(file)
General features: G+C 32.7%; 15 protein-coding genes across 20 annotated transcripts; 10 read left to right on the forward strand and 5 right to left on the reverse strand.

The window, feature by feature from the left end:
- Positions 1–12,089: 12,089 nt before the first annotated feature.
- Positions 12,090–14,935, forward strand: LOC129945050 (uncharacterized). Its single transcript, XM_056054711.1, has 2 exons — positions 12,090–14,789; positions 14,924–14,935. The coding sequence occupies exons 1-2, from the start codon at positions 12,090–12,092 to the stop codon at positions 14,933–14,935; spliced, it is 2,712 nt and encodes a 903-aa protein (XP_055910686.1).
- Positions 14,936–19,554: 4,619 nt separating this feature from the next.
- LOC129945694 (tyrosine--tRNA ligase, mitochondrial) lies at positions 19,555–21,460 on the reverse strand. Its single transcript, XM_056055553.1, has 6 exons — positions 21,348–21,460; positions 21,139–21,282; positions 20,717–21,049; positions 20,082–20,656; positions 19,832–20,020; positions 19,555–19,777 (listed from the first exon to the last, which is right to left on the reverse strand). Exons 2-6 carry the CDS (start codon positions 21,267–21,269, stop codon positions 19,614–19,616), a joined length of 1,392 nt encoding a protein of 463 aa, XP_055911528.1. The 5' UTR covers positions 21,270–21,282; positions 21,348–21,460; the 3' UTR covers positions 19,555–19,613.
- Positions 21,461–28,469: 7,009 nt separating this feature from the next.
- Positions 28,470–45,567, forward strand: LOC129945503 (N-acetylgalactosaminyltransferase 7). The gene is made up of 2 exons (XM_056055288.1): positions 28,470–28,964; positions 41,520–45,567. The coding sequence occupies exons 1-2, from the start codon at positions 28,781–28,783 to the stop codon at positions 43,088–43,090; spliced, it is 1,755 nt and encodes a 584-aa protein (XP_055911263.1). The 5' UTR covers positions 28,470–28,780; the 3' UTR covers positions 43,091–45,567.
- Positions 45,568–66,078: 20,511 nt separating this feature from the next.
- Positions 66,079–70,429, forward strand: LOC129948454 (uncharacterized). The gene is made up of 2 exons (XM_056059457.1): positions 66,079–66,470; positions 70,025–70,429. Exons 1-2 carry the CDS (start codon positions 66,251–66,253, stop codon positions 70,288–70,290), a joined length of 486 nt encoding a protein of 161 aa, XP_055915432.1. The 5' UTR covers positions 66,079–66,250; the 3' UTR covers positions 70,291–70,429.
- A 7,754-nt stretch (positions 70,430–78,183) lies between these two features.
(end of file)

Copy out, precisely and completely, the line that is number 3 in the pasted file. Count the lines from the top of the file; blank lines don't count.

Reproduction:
- Positions 1–12,089: 12,089 nt before the first annotated feature.